Part V: Securities Class Actions: Current and Emerging Trends

An analysis of circuit court cases to date following the Supreme Court’s decision in Tellabs, discussed in the prior segment of this series here, suggests not only that the decision vests substantial discretion in the district court, but also that it is difficult to assess the impact of the decision on securities class actions. In some circuits, the case is not having any obvious impact. Some circuits are applying their pre-Tellabs case law along with the Supreme Court’s test. Only two circuits have acknowledged that the decision altered prior standards for pleading scienter. In both instances, the courts concluded that Tellabs lowered the pleading standard.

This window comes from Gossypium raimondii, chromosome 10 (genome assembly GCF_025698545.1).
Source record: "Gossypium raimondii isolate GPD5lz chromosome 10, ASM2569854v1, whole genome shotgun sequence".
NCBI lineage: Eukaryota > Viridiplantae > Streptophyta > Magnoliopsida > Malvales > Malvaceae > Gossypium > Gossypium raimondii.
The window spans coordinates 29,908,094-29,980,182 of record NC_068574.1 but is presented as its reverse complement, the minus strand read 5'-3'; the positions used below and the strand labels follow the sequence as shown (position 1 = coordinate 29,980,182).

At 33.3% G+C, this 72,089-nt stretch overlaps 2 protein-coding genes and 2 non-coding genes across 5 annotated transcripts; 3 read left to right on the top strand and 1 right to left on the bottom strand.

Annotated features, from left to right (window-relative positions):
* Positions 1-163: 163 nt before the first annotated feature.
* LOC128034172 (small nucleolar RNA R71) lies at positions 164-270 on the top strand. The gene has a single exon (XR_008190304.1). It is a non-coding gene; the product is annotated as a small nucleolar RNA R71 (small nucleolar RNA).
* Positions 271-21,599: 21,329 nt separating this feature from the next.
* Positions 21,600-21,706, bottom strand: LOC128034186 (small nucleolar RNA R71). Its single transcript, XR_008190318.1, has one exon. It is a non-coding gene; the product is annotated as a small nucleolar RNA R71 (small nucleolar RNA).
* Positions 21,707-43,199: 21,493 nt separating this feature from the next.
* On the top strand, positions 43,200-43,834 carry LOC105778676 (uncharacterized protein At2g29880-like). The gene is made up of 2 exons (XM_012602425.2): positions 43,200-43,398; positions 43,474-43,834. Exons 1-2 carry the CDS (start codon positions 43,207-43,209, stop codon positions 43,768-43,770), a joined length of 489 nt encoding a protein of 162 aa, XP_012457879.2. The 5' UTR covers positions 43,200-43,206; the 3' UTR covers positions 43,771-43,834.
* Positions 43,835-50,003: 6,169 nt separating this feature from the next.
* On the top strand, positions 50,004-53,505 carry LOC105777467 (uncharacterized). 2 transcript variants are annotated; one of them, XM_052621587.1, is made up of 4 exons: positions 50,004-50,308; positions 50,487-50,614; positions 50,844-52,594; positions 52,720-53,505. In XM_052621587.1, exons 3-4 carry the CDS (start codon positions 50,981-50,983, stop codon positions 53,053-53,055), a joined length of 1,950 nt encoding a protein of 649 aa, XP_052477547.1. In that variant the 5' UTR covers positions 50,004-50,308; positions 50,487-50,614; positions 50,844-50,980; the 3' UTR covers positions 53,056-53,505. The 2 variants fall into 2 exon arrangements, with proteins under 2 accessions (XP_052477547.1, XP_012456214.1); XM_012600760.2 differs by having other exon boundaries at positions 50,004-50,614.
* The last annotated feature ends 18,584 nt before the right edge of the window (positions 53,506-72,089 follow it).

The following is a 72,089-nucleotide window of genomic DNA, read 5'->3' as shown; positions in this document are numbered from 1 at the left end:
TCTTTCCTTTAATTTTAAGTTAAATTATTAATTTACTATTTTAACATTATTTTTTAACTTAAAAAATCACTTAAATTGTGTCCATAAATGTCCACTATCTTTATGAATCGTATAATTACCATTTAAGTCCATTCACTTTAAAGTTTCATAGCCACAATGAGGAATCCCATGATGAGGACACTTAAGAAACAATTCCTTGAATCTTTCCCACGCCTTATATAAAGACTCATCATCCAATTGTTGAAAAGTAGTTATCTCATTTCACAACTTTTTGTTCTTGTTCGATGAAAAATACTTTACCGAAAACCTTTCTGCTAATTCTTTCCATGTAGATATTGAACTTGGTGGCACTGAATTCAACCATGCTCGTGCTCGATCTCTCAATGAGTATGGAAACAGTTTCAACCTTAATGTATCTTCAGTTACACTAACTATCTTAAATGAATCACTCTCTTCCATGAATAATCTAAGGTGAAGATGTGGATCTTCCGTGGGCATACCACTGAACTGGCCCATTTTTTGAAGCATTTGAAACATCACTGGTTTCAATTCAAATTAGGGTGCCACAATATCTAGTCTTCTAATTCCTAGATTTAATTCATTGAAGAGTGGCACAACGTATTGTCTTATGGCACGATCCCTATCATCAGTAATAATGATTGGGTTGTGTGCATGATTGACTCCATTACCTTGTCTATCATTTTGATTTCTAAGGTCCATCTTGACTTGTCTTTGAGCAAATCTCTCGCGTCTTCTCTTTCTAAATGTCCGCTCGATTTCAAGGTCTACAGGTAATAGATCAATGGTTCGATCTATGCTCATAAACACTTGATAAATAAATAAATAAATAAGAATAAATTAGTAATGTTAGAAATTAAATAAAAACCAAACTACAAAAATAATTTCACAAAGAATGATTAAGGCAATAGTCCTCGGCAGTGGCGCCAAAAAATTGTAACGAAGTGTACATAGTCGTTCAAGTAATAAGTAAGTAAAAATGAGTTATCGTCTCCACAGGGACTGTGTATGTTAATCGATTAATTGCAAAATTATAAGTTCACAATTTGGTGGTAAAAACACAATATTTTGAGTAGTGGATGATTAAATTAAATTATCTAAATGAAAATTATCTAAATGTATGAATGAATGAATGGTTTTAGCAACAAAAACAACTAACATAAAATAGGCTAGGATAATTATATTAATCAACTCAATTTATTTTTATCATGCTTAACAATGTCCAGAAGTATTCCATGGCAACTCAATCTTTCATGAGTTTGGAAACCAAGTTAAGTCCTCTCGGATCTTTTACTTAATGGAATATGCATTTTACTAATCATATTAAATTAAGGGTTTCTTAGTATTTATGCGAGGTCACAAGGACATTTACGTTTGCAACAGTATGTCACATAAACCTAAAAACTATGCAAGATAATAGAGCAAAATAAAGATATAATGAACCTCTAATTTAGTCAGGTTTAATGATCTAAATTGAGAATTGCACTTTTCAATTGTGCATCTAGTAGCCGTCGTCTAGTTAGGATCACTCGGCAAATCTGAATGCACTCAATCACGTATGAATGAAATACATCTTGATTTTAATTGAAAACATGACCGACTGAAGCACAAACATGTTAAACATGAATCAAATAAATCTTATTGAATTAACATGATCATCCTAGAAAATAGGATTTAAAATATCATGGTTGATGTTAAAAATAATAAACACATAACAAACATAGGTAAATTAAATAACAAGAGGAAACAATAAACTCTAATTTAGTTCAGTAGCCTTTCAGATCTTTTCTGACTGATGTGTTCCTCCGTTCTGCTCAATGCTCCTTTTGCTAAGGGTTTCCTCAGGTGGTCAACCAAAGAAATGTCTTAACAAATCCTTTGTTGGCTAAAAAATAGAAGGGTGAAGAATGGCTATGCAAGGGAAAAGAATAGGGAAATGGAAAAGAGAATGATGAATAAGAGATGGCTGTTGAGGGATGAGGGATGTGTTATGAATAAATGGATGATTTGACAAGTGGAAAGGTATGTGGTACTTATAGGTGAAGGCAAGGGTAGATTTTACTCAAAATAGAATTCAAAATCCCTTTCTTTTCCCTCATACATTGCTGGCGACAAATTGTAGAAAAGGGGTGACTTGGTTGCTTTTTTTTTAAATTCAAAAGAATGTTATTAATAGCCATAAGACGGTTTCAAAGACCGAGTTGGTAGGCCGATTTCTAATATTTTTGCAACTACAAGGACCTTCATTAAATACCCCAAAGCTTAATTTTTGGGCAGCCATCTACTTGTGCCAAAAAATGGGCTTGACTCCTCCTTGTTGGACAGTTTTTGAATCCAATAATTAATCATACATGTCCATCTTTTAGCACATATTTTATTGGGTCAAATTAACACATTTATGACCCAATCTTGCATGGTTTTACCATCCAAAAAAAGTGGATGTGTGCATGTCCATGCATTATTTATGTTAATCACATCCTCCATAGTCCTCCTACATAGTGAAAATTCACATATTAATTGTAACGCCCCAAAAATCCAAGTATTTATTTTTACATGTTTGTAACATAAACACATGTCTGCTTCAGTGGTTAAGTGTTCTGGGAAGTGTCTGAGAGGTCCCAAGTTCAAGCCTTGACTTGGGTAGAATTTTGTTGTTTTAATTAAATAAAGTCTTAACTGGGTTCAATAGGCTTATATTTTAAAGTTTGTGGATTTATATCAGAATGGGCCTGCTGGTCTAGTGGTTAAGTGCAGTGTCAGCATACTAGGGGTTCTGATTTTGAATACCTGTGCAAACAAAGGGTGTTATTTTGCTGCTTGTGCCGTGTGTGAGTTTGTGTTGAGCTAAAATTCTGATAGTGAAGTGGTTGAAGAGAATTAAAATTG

A review and analysis of decisions in the Seventh, Third and Fifth circuits does not suggest that Tellabs is having a significant impact on scienter pleading standards. Perhaps the best example of these decisions is the Seventh Circuit’s decision in Tellabs on remand from the Supreme Court which chose not to apply its teachings to the facts of the case. Makor Issues & Rights, Ltd. v. Tellabs, Inc., 513 F.3d 702 (7th Cir. 2008).

On remand, the Circuit Court began with the premise that fraud had been pled with particularity because its holding on that point had not been appealed to, or considered by, the Supreme Court. Based on that ruling, the court considered two possible inferences regarding whether senior executives of the company had made fraudulent statements about two key products. Under one possibility, the false statements were the product of an error by lower level employees that was not detected by senior officials before they made the statements. Alternatively, the statements were the result of deliberate fraud.